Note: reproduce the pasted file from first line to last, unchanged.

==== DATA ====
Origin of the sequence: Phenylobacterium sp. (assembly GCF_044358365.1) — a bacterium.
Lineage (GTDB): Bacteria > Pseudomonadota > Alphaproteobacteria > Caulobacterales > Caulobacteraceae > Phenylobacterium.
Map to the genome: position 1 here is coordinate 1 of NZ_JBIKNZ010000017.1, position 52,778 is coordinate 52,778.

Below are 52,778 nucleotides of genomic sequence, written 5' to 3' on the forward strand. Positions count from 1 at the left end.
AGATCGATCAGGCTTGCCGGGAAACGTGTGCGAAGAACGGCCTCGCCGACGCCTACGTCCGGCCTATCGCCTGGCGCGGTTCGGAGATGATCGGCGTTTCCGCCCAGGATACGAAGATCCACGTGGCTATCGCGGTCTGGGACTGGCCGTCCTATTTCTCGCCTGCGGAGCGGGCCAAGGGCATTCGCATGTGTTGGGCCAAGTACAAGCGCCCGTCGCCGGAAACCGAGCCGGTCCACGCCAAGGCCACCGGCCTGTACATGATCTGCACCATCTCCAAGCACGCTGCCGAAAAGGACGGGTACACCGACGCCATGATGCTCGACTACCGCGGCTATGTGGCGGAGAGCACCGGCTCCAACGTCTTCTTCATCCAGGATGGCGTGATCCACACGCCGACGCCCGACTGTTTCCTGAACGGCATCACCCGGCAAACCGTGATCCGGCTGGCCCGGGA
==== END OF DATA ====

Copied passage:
Origin of the sequence: Phenylobacterium sp. (assembly GCF_044358365.1) — a bacterium.
Lineage (GTDB): Bacteria > Pseudomonadota > Alphaproteobacteria > Caulobacterales > Caulobacteraceae > Phenylobacterium.
Map to the genome: position 1 here is coordinate 1 of NZ_JBIKNZ010000017.1, position 52,778 is coordinate 52,778.

Below are 52,778 nucleotides of genomic sequence, written 5' to 3' on the forward strand. Positions count from 1 at the left end.
AGATCGATCAGGCTTGCCGGGAAACGTGTGCGAAGAACGGCCTCGCCGACGCCTACGTCCGGCCTATCGCCTGGCGCGGTTCGGAGATGATCGGCGTTTCCGCCCAGGATACGAAGATCCACGTGGCTATCGCGGTCTGGGACTGGCCGTCCTATTTCTCGCCTGCGGAGCGGGCCAAGGGCATTCGCATGTGTTGGGCCAAGTACAAGCGCCCGTCGCCGGAAACCGAGCCGGTCCACGCCAAGGCCACCGGCCTGTACATGATCTGCACCATCTCCAAGCACGCTGCCGAAAAGGACGGGTACACCGACGCCATGATGCTCGACTACCGCGGCTATGTGGCGGAGAGCACCGGCTCCAACGTCTTCTTCATCCAGGATGGCGTGATCCACACGCCGACGCCCGACTGTTTCCTGAACGGCATCACCCGGCAAACCGTGATCCGGCTGGCCCGGGA